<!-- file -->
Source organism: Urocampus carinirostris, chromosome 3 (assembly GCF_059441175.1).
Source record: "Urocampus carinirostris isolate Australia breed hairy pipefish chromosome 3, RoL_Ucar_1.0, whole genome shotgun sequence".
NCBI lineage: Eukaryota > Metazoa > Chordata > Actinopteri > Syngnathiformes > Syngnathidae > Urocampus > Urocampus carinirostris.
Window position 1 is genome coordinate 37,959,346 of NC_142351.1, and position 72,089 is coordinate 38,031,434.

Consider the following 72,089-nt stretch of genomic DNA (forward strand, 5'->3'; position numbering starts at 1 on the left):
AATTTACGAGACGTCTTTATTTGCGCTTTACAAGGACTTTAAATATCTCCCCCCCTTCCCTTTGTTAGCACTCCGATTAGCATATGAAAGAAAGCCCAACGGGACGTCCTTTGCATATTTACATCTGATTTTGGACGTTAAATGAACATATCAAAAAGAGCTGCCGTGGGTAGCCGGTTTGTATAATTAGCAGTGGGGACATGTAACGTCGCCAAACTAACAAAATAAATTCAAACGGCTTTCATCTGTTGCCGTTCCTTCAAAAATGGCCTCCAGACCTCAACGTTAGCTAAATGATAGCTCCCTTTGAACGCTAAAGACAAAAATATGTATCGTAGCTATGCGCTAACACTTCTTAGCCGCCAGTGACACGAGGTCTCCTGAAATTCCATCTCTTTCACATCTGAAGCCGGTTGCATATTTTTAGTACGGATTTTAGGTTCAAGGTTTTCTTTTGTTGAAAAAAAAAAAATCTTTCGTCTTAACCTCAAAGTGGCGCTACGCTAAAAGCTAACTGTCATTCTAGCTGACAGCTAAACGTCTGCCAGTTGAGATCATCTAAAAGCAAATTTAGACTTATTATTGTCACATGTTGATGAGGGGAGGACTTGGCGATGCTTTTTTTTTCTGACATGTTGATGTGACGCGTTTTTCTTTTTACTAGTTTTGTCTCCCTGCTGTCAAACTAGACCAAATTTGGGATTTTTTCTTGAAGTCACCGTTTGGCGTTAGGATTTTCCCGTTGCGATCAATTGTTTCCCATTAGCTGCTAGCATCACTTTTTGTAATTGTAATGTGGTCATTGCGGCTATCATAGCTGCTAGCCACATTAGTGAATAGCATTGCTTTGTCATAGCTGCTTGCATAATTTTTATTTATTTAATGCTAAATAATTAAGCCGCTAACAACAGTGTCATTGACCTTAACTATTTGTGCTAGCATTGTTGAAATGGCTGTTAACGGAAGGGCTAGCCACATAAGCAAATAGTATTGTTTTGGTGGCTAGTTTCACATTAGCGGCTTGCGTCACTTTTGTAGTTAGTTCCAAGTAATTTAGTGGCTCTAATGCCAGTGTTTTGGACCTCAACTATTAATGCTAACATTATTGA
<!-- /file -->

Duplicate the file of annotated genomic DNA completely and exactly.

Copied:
Source organism: Urocampus carinirostris, chromosome 3 (assembly GCF_059441175.1).
Source record: "Urocampus carinirostris isolate Australia breed hairy pipefish chromosome 3, RoL_Ucar_1.0, whole genome shotgun sequence".
NCBI lineage: Eukaryota > Metazoa > Chordata > Actinopteri > Syngnathiformes > Syngnathidae > Urocampus > Urocampus carinirostris.
Window position 1 is genome coordinate 37,959,346 of NC_142351.1, and position 72,089 is coordinate 38,031,434.

Consider the following 72,089-nt stretch of genomic DNA (forward strand, 5'->3'; position numbering starts at 1 on the left):
AATTTACGAGACGTCTTTATTTGCGCTTTACAAGGACTTTAAATATCTCCCCCCCTTCCCTTTGTTAGCACTCCGATTAGCATATGAAAGAAAGCCCAACGGGACGTCCTTTGCATATTTACATCTGATTTTGGACGTTAAATGAACATATCAAAAAGAGCTGCCGTGGGTAGCCGGTTTGTATAATTAGCAGTGGGGACATGTAACGTCGCCAAACTAACAAAATAAATTCAAACGGCTTTCATCTGTTGCCGTTCCTTCAAAAATGGCCTCCAGACCTCAACGTTAGCTAAATGATAGCTCCCTTTGAACGCTAAAGACAAAAATATGTATCGTAGCTATGCGCTAACACTTCTTAGCCGCCAGTGACACGAGGTCTCCTGAAATTCCATCTCTTTCACATCTGAAGCCGGTTGCATATTTTTAGTACGGATTTTAGGTTCAAGGTTTTCTTTTGTTGAAAAAAAAAAAATCTTTCGTCTTAACCTCAAAGTGGCGCTACGCTAAAAGCTAACTGTCATTCTAGCTGACAGCTAAACGTCTGCCAGTTGAGATCATCTAAAAGCAAATTTAGACTTATTATTGTCACATGTTGATGAGGGGAGGACTTGGCGATGCTTTTTTTTTCTGACATGTTGATGTGACGCGTTTTTCTTTTTACTAGTTTTGTCTCCCTGCTGTCAAACTAGACCAAATTTGGGATTTTTTCTTGAAGTCACCGTTTGGCGTTAGGATTTTCCCGTTGCGATCAATTGTTTCCCATTAGCTGCTAGCATCACTTTTTGTAATTGTAATGTGGTCATTGCGGCTATCATAGCTGCTAGCCACATTAGTGAATAGCATTGCTTTGTCATAGCTGCTTGCATAATTTTTATTTATTTAATGCTAAATAATTAAGCCGCTAACAACAGTGTCATTGACCTTAACTATTTGTGCTAGCATTGTTGAAATGGCTGTTAACGGAAGGGCTAGCCACATAAGCAAATAGTATTGTTTTGGTGGCTAGTTTCACATTAGCGGCTTGCGTCACTTTTGTAGTTAGTTCCAAGTAATTTAGTGGCTCTAATGCCAGTGTTTTGGACCTCAACTATTAATGCTAACATTATTGA